Steamboat Springs In the works for almost five years, the city's new Community Development Code, which will guide new development in the city for years to come, is ready to be presented to the public for its education and, says the city's planning director, its direct input.
The current code was implemented in 1985 and, according to many in both the public and private sectors, has long outlasted its usefulness.
"When our code is as complicated as the IRS forms, we know we've got a problem," said City Council President Pro Tem Kathy Connell.
Connell described the current code as "vague, inconsistent, confusing and convoluted," partly because the code calls for too much interpretation rather than laying out the rules and allowing people to plan accordingly.
The five-year delay, said Tracey Hughes, who has worked in the city's planning department for about four years, came about because there has been almost constant turnover in the department over the past five years.
The department is now at full staff for the first time in more than a year.
Planning Director Wendie Schulenberg said the city will continually update the new code to stay abreast of new trends in development and not get stuck with an outdated document.
"It's a living document that's amended when we find things don't work," Schulenberg said. "As you're going through a code, you can review it, but it doesn't really make sense until you start to apply it."
She added she thinks the new code will be in place for a number of years unless the city's priorities take a drastic turn. One change that could cause the code to be altered would be if the city's new comprehensive plan, schedule to be redrafted this year, necessitates a change in the planning process.
The code that will be debated in the next two months is likely to evolve through public discussion, given that many of the specifics, such as the city's affordable housing policy, are still up for question.
The code was prepared initially by the city's planning department and then sent off to planning consultants Clarion and Associates. The consultants, who are familiar with jurisdictions throughout the country, used their experience with other cities to help Steamboat Springs get in line with current trends.
"They wanted an outside unbiased look at the code, a fresh set of eyes," said City Planner Tom Leeson, who came to the city from Clarion. "We also made sure the language in there could pass legal muster."
The code will not govern the direction of the city's growth, per se, but will determine the nature and the rules regarding the public process of development review, said Schulenberg.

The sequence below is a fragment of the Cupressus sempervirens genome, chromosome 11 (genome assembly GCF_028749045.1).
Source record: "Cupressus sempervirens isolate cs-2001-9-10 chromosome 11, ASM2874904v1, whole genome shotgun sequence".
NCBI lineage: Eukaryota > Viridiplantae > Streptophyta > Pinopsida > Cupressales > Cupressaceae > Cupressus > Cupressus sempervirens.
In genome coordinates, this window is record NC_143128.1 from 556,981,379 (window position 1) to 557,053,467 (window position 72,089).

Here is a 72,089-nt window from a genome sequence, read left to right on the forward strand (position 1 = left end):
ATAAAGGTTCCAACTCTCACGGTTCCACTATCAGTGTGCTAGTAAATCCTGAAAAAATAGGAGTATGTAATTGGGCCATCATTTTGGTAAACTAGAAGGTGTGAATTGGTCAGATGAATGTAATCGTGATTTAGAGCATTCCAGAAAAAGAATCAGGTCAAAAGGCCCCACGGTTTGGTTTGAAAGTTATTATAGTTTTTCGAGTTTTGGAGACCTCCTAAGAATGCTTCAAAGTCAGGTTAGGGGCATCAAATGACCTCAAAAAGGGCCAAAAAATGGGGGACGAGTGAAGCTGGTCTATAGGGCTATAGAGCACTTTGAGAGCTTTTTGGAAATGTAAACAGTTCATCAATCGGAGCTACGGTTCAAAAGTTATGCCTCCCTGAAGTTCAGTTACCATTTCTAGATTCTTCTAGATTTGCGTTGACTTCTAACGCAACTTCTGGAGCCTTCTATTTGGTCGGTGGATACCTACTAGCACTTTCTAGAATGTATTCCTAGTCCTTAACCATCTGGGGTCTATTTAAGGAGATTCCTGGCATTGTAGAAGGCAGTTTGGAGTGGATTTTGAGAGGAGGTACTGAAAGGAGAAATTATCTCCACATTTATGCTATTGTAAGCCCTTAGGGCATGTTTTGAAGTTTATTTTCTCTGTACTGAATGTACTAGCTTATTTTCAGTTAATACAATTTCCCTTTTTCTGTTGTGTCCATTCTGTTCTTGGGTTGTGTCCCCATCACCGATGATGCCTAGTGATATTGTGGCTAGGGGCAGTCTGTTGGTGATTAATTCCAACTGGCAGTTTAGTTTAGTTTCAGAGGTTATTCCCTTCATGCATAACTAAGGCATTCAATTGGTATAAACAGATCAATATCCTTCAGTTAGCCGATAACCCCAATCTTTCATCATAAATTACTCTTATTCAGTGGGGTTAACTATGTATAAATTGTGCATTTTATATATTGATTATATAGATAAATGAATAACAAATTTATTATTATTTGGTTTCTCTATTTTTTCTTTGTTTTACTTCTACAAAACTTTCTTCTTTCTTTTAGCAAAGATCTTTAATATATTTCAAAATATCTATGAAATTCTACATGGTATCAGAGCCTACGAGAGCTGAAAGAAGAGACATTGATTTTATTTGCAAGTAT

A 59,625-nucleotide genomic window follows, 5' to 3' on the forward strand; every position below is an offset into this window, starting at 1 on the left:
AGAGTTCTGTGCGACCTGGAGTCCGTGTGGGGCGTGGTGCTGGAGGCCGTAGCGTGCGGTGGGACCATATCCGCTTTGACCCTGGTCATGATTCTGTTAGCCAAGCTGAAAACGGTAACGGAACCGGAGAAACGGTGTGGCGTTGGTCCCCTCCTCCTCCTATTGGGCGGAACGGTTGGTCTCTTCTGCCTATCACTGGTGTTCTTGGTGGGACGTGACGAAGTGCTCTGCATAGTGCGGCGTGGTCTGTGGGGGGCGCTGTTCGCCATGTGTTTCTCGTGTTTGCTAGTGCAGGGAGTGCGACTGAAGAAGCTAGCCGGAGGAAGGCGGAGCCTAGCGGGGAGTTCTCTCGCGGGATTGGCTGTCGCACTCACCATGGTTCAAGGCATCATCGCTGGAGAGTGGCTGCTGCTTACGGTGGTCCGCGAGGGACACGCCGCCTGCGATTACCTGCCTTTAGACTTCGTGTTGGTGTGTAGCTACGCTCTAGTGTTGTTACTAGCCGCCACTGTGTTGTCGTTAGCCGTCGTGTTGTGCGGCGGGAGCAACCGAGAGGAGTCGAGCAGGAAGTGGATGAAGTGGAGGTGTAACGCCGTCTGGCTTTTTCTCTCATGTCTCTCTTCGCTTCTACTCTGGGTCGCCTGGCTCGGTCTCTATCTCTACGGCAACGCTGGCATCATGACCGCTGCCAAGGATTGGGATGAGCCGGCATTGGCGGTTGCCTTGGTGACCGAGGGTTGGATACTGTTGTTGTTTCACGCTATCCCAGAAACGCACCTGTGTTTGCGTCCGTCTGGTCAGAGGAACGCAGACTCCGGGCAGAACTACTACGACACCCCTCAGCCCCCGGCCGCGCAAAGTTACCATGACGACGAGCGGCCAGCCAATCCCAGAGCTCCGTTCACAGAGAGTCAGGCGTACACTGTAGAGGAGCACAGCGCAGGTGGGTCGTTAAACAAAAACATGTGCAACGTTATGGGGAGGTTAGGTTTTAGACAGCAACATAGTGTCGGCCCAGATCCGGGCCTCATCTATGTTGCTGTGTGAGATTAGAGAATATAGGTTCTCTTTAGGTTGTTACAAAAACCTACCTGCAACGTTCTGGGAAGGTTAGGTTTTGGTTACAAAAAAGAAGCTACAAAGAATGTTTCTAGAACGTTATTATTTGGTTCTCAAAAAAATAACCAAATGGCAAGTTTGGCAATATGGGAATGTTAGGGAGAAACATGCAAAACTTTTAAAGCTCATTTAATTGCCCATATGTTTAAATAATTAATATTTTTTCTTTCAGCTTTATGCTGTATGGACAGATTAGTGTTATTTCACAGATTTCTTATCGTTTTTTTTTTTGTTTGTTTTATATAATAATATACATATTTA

In the interest of making things a little simpler and more predictable, the new code is more explicit than the current one about how developers can use the land on which they hope to build.
Don Elliott, the vice president of Clarion, said the consultants made an effort to help the city better express its requirements.
"The more precise you can be in articulating what the standards of good development are, the better the code works," he said.
The rewrite of the code will make the process more predictable because of a change in the definition of "uses-by-right" as opposed to "conditional uses."
Uses-by-right allows developers to use a piece of property in a defined manner, while conditional uses, which must be reviewed by the City Council under the current code, demand public review before approval.
That, according to some developers, causes their investments to depend on the whims of elected officials, which clouds the process with uncertainty.
"I'm in favor of more uses-by-right," said local developer Herald Stout of Elk River Realty. "It's more predictable, more reliable to have it that way. It's quite an investment to go into the process and have to guess what will be approved for this site because so many uses are conditional."
The new code, according to city staff, will greatly streamline the process in terms of simplifying applications for more minor permits such as final plats and minor changes in use.
Partly in consideration of people who could care less what a final plat is, the planning department and Clarion and Associates have teased out six key, and possibly controversial, issues they think demand public input before the plan is implemented.
Today from 1 to 3 p.m. and again from 6 to 9 p.m., Schulenberg, in concert with five staff members and consultants familiar with the plan, will present the biggest issues to the public at the Steamboat Springs Community Center, 1255 Lincoln Ave.